Socio-Productive Models in France: An Empirical Dynamic Overview, 1992-2004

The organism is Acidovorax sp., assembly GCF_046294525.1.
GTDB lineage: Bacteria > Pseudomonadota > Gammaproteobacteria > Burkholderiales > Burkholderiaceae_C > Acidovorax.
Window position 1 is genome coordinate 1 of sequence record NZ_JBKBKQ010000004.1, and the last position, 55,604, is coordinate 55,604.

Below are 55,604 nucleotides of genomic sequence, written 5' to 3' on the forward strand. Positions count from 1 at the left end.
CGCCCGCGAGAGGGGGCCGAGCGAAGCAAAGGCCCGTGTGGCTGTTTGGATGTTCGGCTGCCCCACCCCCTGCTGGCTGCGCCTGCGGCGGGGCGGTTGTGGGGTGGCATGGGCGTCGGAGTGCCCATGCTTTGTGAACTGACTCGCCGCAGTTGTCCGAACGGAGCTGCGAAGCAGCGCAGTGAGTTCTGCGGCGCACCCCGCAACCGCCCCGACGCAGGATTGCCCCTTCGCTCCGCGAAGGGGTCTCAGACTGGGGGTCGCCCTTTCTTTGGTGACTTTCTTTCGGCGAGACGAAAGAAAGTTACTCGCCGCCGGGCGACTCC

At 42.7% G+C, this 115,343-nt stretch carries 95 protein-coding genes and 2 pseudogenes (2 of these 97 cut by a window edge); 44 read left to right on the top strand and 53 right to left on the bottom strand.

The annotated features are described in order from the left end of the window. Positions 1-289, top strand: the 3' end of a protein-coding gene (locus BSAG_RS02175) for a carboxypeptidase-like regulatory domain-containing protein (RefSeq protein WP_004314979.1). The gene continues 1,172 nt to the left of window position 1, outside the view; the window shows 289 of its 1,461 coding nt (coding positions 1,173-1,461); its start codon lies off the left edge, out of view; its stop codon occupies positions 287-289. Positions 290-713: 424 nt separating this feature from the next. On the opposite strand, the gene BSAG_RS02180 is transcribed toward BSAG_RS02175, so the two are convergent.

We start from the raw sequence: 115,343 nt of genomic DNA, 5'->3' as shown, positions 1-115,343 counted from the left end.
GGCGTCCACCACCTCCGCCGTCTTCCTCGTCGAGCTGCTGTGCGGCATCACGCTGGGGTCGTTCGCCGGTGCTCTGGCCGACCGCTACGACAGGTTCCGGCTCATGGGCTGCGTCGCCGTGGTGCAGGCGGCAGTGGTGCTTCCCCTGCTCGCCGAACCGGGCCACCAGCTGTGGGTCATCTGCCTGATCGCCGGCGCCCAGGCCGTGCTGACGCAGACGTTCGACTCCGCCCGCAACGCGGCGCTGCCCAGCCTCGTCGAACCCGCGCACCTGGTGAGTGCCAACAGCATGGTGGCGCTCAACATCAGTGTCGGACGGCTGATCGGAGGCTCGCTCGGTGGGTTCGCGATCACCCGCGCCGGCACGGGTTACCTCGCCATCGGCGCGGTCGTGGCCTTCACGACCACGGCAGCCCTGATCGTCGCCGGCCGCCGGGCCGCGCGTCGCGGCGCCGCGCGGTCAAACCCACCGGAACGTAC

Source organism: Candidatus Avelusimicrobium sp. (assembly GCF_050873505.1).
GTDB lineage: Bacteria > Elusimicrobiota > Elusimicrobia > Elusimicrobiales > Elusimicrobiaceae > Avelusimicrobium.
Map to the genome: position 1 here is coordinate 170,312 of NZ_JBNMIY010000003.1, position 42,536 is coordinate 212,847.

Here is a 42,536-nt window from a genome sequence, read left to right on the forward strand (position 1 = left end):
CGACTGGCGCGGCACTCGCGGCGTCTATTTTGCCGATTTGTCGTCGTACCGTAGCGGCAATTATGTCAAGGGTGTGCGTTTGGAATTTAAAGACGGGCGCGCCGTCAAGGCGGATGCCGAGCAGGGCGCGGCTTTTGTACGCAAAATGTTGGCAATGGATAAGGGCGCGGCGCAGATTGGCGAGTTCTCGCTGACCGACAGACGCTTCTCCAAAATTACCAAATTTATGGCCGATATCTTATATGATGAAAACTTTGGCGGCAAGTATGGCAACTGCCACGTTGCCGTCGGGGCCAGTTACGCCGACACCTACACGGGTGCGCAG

The authors assess the evolution of French workplaces over the periods 1992–1993, 1998–1999, and 2004–2005. Using French employment relations survey data (REPONSE), they analyze the empirical relevance of socio-productive organizational models in light of three dimensions: work organization, human resource management (HRM), and industrial relations. Results indicate the emergence of two “innovative” models: the “Toyotist” model, featuring just-in-time organizational methods, innovative HRM systems, high employee participation, and low union presence; and the “neo-Taylorist” model, featuring low innovation, low investment in HRM, strict managerial control with minimal employee participation, and average union presence. Data also reveal the existence of an additional model: the “public-in-transition” model, featuring a mixed HRM focus that is part individual and part collective; moreover, workplaces feature a high and varied union presence and autonomous work groups. Overall findings indicate a dual movement of socio-productive models: the development of the Toyotist model occurred mainly between 1992–1993 and 1998–1999 for some workplaces whereas for others, such as those aging or becoming privatized, there appears to have been a shift to the neo-Taylorist model for the period 1998–2004.